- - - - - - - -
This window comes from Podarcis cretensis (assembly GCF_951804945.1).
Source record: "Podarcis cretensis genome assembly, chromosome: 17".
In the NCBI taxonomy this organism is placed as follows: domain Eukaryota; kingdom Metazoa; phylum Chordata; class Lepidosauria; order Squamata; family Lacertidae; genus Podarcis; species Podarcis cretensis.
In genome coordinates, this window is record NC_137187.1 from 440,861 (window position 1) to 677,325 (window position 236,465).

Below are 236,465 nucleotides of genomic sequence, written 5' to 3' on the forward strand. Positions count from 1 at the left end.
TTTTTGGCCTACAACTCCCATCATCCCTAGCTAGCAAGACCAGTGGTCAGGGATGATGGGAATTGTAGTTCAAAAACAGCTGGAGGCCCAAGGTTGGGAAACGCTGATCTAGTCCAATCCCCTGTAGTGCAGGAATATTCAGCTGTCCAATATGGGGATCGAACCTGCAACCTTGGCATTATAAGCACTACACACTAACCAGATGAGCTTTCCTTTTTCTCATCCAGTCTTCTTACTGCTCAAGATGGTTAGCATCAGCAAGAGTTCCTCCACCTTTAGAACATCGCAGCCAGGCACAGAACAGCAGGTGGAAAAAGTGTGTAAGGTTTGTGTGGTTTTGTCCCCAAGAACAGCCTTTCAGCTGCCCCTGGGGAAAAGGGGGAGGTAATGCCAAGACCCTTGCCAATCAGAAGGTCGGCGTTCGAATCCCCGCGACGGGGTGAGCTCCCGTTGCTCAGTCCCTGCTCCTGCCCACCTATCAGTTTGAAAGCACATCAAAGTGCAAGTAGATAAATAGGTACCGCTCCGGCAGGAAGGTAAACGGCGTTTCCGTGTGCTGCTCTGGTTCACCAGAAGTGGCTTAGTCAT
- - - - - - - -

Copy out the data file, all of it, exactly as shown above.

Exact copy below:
This window comes from Podarcis cretensis (assembly GCF_951804945.1).
Source record: "Podarcis cretensis genome assembly, chromosome: 17".
In the NCBI taxonomy this organism is placed as follows: domain Eukaryota; kingdom Metazoa; phylum Chordata; class Lepidosauria; order Squamata; family Lacertidae; genus Podarcis; species Podarcis cretensis.
In genome coordinates, this window is record NC_137187.1 from 440,861 (window position 1) to 677,325 (window position 236,465).

Below are 236,465 nucleotides of genomic sequence, written 5' to 3' on the forward strand. Positions count from 1 at the left end.
TTTTTGGCCTACAACTCCCATCATCCCTAGCTAGCAAGACCAGTGGTCAGGGATGATGGGAATTGTAGTTCAAAAACAGCTGGAGGCCCAAGGTTGGGAAACGCTGATCTAGTCCAATCCCCTGTAGTGCAGGAATATTCAGCTGTCCAATATGGGGATCGAACCTGCAACCTTGGCATTATAAGCACTACACACTAACCAGATGAGCTTTCCTTTTTCTCATCCAGTCTTCTTACTGCTCAAGATGGTTAGCATCAGCAAGAGTTCCTCCACCTTTAGAACATCGCAGCCAGGCACAGAACAGCAGGTGGAAAAAGTGTGTAAGGTTTGTGTGGTTTTGTCCCCAAGAACAGCCTTTCAGCTGCCCCTGGGGAAAAGGGGGAGGTAATGCCAAGACCCTTGCCAATCAGAAGGTCGGCGTTCGAATCCCCGCGACGGGGTGAGCTCCCGTTGCTCAGTCCCTGCTCCTGCCCACCTATCAGTTTGAAAGCACATCAAAGTGCAAGTAGATAAATAGGTACCGCTCCGGCAGGAAGGTAAACGGCGTTTCCGTGTGCTGCTCTGGTTCACCAGAAGTGGCTTAGTCAT